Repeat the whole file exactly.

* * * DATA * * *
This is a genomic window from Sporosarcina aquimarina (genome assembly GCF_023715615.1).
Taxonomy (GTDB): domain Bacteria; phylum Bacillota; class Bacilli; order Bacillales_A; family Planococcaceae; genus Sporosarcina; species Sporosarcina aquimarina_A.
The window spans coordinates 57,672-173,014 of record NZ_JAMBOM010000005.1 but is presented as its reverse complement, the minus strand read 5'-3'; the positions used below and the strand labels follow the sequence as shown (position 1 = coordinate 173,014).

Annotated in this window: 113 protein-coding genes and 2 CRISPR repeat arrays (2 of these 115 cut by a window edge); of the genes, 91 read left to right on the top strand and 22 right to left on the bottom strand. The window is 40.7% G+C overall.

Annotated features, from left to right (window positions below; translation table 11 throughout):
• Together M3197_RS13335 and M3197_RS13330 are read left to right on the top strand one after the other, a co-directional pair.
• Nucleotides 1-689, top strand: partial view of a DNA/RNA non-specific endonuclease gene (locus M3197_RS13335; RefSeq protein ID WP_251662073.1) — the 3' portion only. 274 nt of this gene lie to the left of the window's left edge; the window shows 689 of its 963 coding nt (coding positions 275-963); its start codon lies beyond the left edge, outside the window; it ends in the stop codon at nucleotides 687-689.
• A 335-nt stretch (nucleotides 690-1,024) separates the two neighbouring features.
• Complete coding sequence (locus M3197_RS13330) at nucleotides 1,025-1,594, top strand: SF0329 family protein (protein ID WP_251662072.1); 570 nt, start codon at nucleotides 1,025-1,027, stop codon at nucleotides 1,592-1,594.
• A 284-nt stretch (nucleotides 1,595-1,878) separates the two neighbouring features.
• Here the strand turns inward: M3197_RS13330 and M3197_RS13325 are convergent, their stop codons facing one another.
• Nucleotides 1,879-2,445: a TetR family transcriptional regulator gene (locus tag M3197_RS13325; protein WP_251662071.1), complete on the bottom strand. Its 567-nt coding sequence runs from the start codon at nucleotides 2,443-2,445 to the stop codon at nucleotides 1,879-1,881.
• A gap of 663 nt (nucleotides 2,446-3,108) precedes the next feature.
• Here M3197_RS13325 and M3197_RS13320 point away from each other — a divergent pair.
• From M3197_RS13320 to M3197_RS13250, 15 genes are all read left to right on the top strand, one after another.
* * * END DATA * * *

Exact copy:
This is a genomic window from Sporosarcina aquimarina (genome assembly GCF_023715615.1).
Taxonomy (GTDB): domain Bacteria; phylum Bacillota; class Bacilli; order Bacillales_A; family Planococcaceae; genus Sporosarcina; species Sporosarcina aquimarina_A.
The window spans coordinates 57,672-173,014 of record NZ_JAMBOM010000005.1 but is presented as its reverse complement, the minus strand read 5'-3'; the positions used below and the strand labels follow the sequence as shown (position 1 = coordinate 173,014).

Annotated in this window: 113 protein-coding genes and 2 CRISPR repeat arrays (2 of these 115 cut by a window edge); of the genes, 91 read left to right on the top strand and 22 right to left on the bottom strand. The window is 40.7% G+C overall.

Annotated features, from left to right (window positions below; translation table 11 throughout):
• Together M3197_RS13335 and M3197_RS13330 are read left to right on the top strand one after the other, a co-directional pair.
• Nucleotides 1-689, top strand: partial view of a DNA/RNA non-specific endonuclease gene (locus M3197_RS13335; RefSeq protein ID WP_251662073.1) — the 3' portion only. 274 nt of this gene lie to the left of the window's left edge; the window shows 689 of its 963 coding nt (coding positions 275-963); its start codon lies beyond the left edge, outside the window; it ends in the stop codon at nucleotides 687-689.
• A 335-nt stretch (nucleotides 690-1,024) separates the two neighbouring features.
• Complete coding sequence (locus M3197_RS13330) at nucleotides 1,025-1,594, top strand: SF0329 family protein (protein ID WP_251662072.1); 570 nt, start codon at nucleotides 1,025-1,027, stop codon at nucleotides 1,592-1,594.
• A 284-nt stretch (nucleotides 1,595-1,878) separates the two neighbouring features.
• Here the strand turns inward: M3197_RS13330 and M3197_RS13325 are convergent, their stop codons facing one another.
• Nucleotides 1,879-2,445: a TetR family transcriptional regulator gene (locus tag M3197_RS13325; protein WP_251662071.1), complete on the bottom strand. Its 567-nt coding sequence runs from the start codon at nucleotides 2,443-2,445 to the stop codon at nucleotides 1,879-1,881.
• A gap of 663 nt (nucleotides 2,446-3,108) precedes the next feature.
• Here M3197_RS13325 and M3197_RS13320 point away from each other — a divergent pair.
• From M3197_RS13320 to M3197_RS13250, 15 genes are all read left to right on the top strand, one after another.